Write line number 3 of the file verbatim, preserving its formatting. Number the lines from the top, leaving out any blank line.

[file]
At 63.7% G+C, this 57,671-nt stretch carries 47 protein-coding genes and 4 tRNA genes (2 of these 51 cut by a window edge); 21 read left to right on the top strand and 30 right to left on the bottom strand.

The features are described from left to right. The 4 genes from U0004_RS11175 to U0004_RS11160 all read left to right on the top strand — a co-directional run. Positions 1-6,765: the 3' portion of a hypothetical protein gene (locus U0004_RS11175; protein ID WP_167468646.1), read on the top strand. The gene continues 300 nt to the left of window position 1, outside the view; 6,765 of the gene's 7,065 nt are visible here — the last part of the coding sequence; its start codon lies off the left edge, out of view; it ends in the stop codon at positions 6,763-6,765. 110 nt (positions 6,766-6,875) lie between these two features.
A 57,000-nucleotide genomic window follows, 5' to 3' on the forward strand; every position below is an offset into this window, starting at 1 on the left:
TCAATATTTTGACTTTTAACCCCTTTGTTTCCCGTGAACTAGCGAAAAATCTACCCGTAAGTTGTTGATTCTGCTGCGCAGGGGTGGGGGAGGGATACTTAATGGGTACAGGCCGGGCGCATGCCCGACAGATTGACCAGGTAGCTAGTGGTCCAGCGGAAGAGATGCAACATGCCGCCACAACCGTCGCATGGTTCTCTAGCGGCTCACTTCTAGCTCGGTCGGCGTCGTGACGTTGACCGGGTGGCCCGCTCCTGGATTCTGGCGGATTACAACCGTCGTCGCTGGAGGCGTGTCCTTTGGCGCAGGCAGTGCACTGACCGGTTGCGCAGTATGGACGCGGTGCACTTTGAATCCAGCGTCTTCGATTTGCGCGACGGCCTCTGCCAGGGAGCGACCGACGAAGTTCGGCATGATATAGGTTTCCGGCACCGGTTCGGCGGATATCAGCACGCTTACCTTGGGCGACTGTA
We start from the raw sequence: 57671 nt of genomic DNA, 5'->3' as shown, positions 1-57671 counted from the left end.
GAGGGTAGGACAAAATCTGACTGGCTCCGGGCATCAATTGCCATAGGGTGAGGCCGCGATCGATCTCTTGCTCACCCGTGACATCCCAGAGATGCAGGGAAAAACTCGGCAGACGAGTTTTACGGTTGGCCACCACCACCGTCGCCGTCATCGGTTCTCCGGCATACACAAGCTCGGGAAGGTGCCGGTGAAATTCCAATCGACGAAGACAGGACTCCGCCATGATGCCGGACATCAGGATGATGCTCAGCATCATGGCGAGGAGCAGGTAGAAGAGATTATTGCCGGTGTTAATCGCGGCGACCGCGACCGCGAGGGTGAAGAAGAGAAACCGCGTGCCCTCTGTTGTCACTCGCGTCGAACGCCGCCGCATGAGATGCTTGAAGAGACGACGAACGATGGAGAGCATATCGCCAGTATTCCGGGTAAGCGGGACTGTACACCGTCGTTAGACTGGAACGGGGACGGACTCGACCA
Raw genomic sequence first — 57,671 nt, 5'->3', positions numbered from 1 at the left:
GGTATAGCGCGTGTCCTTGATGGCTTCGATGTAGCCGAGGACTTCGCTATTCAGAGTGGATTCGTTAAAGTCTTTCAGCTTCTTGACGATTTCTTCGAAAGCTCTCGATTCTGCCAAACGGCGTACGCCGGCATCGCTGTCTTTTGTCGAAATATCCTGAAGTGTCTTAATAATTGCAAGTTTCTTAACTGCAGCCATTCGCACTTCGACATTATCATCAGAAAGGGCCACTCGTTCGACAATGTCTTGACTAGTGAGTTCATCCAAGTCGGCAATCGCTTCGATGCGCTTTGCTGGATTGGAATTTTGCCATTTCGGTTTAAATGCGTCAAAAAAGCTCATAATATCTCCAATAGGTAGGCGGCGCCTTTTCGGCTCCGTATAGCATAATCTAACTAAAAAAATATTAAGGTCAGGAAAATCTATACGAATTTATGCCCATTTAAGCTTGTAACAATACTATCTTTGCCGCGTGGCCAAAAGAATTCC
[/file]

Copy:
A 57,000-nucleotide genomic window follows, 5' to 3' on the forward strand; every position below is an offset into this window, starting at 1 on the left: